The Return of the ‘Tantivy’ - recreating a nostalgic journey from Belper to Cromford
PUBLISHED: 00:00 06 October 2017
Trevor Griffin tells the tale behind one of the outstanding highlights of this month’s Discovery Days Festival in the Derwent Valley World Heritage Site
On 15th October this year a coach and horses will leave the Lion Hotel in Belper and travel north along the A6 to Cromford returning in the afternoon. The amazing thing is that this actual coach, the ‘Tantivy’, last travelled the same route in 1895, 122 years ago!
So why is the ‘Tantivy’ returning and how has such a remarkable thing happened? The answer lies in the fact that this part of the county lies within the Derwent Valley World Heritage Site and every year since 2005 a festival of events known as Discovery Days has taken place. Increasing in popularity year on year, Derwent Valley Mills Discovery Days offer access to hidden gems and allow people to take part in exciting special events with a heritage theme. This year’s festival takes place between 14th and 29th October and the return of the ‘Tantivy’ will be one of the highlights.
It is exactly 200 years since the Cromford and Belper Turnpike Road was authorised by Parliament. This was an important event for the valley because although the cotton mills had been established over 40 years previously, there was no direct road communication between them. Goods had to be transported by wagon up and down steep hills on either side. The new road was well engineered and for the first time stagecoaches, running from London to Manchester, Bristol to Leeds and so on, could travel through the valley, and coaching inns like the Lion Hotel in Belper were built to serve this new traffic.
The road has changed very little in character since it was first built, although the two toll houses have disappeared: one at Meerbrook, north of Whatstandwell Bridge; the other in the middle of a road junction where a branch road connected the older Cromford to Langley Mill Turnpike at Bull Bridge. This latter tollhouse was called the Amber Gate after the nearby river, which is how the modern village of Ambergate got its name. So it was decided to celebrate this important bicentenary by running a horse-drawn coach as part of the Discovery Days, and purely by chance the ideal coach was discovered in the Forest of Dean by Kevin Morrell of Belper.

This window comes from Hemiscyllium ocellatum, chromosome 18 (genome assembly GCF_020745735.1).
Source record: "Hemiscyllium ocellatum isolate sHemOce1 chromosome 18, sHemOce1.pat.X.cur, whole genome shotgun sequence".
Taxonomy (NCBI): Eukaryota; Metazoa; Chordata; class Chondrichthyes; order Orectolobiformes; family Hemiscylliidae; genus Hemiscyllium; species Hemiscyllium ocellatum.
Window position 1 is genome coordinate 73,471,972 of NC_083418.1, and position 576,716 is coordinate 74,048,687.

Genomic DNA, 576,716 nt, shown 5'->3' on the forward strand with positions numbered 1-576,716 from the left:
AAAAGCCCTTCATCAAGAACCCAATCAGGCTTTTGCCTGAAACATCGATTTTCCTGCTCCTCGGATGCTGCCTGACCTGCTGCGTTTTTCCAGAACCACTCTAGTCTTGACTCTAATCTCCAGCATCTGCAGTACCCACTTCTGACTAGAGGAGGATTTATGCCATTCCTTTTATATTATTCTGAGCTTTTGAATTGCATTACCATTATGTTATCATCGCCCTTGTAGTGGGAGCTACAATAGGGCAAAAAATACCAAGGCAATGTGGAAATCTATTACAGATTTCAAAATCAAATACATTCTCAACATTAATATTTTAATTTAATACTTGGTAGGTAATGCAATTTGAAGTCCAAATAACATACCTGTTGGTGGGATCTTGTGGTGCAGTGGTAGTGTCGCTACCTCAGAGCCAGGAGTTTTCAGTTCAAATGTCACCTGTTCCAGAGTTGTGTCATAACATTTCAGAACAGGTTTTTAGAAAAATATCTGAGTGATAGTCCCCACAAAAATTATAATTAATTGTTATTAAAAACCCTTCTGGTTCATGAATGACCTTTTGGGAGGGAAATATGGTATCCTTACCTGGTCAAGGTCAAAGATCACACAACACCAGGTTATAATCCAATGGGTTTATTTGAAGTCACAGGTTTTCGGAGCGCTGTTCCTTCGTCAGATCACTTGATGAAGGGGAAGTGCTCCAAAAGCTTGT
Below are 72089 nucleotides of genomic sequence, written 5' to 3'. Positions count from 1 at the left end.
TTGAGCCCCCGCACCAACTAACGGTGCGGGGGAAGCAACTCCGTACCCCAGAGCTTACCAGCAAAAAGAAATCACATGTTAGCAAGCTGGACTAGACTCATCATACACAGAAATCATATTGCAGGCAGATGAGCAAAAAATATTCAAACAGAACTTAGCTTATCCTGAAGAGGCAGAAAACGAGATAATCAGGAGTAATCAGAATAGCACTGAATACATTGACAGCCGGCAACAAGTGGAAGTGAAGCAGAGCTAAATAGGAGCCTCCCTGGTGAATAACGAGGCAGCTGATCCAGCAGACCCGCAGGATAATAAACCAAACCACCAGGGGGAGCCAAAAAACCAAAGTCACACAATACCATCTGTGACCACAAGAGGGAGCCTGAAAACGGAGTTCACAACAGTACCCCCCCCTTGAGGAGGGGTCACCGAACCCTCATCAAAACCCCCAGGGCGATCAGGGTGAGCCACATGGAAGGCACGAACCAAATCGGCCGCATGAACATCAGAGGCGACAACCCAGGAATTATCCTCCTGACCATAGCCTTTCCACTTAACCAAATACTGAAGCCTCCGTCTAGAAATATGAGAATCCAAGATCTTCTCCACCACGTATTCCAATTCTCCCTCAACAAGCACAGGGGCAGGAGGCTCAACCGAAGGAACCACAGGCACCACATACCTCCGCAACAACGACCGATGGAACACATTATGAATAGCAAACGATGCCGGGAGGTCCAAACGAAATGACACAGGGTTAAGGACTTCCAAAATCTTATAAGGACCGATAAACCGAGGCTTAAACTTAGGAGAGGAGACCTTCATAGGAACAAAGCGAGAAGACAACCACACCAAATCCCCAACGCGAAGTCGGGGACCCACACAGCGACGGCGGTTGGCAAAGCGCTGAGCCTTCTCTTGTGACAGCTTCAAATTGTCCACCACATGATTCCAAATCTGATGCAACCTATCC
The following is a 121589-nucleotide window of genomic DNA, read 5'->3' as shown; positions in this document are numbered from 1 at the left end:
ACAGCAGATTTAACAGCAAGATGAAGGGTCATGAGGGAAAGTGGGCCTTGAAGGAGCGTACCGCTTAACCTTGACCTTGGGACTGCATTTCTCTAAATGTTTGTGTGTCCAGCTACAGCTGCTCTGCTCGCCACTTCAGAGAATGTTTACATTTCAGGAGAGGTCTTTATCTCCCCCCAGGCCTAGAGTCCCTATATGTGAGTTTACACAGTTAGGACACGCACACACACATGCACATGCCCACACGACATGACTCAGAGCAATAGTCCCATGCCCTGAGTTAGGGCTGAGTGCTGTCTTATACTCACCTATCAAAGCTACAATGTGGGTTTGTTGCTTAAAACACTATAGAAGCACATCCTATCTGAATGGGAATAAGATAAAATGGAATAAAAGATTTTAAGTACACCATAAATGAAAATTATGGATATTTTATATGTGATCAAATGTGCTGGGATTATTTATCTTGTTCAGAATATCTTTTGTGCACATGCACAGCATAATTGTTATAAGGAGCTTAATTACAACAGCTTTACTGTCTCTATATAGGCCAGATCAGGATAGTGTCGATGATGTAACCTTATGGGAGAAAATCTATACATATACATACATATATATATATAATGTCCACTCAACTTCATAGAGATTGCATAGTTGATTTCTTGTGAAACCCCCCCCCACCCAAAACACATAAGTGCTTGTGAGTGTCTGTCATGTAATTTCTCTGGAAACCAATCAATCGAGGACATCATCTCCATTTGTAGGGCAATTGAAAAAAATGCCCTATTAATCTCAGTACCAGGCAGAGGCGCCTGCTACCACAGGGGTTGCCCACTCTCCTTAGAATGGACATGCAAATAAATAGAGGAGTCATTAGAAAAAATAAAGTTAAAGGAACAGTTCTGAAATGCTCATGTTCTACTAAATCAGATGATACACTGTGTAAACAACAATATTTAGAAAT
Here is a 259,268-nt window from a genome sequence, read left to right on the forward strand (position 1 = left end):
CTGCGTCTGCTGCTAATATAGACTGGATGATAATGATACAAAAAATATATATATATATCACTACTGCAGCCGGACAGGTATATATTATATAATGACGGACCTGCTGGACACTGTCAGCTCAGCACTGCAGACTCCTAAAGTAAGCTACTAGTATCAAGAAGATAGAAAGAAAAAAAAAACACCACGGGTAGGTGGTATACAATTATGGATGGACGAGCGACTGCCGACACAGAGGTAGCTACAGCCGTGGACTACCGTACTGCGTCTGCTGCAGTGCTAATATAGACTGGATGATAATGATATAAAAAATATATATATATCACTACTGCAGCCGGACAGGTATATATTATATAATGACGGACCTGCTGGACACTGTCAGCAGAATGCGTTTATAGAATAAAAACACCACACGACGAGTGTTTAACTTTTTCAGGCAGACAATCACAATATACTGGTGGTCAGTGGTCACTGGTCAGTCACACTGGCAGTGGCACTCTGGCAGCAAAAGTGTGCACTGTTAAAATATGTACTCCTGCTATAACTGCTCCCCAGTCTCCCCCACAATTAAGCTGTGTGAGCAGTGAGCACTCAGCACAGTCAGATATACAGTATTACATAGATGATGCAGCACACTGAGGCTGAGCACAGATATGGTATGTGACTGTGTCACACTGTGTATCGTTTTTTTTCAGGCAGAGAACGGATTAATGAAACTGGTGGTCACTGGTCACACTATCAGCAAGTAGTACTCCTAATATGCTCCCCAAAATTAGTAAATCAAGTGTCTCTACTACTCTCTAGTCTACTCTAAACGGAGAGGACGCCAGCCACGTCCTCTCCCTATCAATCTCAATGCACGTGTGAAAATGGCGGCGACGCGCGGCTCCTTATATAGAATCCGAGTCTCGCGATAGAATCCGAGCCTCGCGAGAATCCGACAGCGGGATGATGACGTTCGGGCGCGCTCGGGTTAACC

The glory days of stagecoaches were actually short-lived as they were quickly superseded by the railway, which reached Belper in 1840 and Cromford in 1849. The lucrative mail services were transferred to rail and stagecoaches were reduced to acting as feeders to the new railway system. However, as they declined, nostalgia for them increased. Through organisations such as the ‘Four in Hand Club’, wealthy gentlemen began to operate coaches just for fun. After a while the coaches began to carry fare paying passengers so that people could enjoy attractive trips in parts of the countryside that railways had not reached. This ‘Road Coach’ revival was a bit like the nostalgic steam special trains that run today.
Among the many Road Coach enthusiasts was James Eadie of Barrow Hall at Barrow-upon-Trent, the son of a wealthy Burton-on-Trent brewery owner. Eadie purchased the ‘Tantivy’, which had been built by the great London revival coachbuilders Cowlard and Selby in the 1880s, although its wrought-iron chassis appears to be recycled from a much older mail coach. He began to operate ‘Tantivy’ between Burton-on-Trent and Tamworth but as the route was not well patronised in 1894 he ran it instead on a much more popular route from the St James’s Hotel in Derby to the New Bath Hotel in Matlock Bath, changing horses at the Lion Hotel in Belper.
The coach ran three times a week in the summer of 1895, but in 1896 the brewery hit hard times and ‘Tantivy’ was put into store. It remained there until the Bass Company bought the firm in 1933. Two years later it was presented to the Hinckley Museum. They ran it, in rather shabby condition, to celebrate the 1935 Silver Jubilee, after which it remained on static display. That was until 2015, when due to a change of policy the museum struck a deal with Adrian Lander of Rushmere Farm Carriages in Coleford, Gloucestershire. Lander was able to acquire the coach and return it to the road, provided he properly restored it.
The professional restoration is now complete and ‘Tantivy’ is ready to return to its old stamping ground. The coach, drawn by four horses, will leave from the Lion Hotel, Belper at 11.30am on Sunday, 15th October. It will return from the newly refurbished Greyhound Hotel in Cromford at 2pm, allowing time for a buffet lunch. Tickets are relatively expensive, reflecting high costs and the uniqueness of the event. Passengers will be encouraged to wear period dress, booking is through the usual Discovery Days process and so far the demand for tickets has been very high. Profits from the event will help to fund the much-needed new Swiss tearooms at the Belper River Gardens in the heart of the World Heritage Site, which are being provided by Belper Community Enterprise, a Community Interest Company.
The coach will be flagged away by the Mayor of Belper and large crowds are expected to attend to take photographs and ‘selfies’ with this unique journey as a background. Troops of the ‘Loyal Volunteers’ will be on hand in Napoleonic period uniforms to keep everyone in order. Special events will be taking place in both Cromford and Belper on the day, including an exhibition of the stage coach era in the Lion Hotel and another in the Greyhound. It is hoped that as many people as possible will share in the celebration, watching the coach pass by along the route and taking part in events at each end.
For full details of this year’s fantastic Discovery Days Festival and to book, view www.derwentvalleymills.org/discovery-days.